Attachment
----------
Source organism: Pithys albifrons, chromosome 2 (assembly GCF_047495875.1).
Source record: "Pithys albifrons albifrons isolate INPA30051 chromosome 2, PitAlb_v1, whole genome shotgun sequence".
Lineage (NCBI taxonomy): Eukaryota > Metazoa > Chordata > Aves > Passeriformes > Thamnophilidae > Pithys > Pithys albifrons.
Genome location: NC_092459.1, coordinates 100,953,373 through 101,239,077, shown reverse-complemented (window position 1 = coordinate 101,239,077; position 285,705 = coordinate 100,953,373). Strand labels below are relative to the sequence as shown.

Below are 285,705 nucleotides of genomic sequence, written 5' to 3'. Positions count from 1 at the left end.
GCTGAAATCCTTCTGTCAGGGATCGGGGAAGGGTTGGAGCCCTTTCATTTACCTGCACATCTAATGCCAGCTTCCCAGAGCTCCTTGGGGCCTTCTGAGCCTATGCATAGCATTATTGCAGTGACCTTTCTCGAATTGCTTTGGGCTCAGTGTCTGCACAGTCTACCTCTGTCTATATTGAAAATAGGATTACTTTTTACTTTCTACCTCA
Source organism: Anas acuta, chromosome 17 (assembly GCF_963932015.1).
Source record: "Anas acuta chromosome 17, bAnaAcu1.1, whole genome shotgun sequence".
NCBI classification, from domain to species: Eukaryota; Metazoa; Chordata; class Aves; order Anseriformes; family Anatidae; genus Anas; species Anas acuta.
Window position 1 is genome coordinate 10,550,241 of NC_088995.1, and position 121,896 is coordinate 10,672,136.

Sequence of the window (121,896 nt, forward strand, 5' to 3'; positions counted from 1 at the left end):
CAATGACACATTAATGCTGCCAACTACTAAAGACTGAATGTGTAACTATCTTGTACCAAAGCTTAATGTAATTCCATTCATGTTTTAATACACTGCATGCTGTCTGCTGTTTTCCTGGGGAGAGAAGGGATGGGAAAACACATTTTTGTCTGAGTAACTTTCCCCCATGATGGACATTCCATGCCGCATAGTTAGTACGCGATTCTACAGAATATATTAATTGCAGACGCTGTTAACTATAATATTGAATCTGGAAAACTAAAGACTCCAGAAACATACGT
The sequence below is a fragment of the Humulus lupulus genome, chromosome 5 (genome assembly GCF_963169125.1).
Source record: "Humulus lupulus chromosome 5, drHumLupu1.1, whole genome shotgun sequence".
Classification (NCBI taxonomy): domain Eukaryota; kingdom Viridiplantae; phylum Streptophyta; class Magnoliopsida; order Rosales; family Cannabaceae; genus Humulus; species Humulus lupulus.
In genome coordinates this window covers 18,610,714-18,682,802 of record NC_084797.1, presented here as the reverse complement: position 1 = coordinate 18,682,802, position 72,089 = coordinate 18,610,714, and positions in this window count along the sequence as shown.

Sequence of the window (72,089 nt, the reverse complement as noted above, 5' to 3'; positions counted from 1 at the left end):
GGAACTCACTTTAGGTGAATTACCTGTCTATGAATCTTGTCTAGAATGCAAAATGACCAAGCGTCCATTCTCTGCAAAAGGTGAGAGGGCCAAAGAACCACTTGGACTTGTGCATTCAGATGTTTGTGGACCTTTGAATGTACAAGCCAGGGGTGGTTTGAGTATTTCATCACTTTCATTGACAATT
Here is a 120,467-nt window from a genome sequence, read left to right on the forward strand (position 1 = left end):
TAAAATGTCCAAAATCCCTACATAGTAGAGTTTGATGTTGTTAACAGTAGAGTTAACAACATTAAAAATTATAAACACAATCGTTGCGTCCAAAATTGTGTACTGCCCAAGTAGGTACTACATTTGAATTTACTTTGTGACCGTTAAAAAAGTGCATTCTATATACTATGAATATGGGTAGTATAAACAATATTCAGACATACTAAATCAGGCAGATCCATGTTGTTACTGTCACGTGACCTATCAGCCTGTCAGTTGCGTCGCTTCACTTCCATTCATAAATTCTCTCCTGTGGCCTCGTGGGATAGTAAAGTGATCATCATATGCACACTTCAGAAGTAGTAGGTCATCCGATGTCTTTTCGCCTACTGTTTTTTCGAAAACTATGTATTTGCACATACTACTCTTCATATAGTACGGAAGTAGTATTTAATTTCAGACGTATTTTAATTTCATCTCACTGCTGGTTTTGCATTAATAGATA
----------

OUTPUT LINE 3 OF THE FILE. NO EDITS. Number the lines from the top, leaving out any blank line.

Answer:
Lineage (NCBI taxonomy): Eukaryota > Metazoa > Chordata > Aves > Passeriformes > Thamnophilidae > Pithys > Pithys albifrons.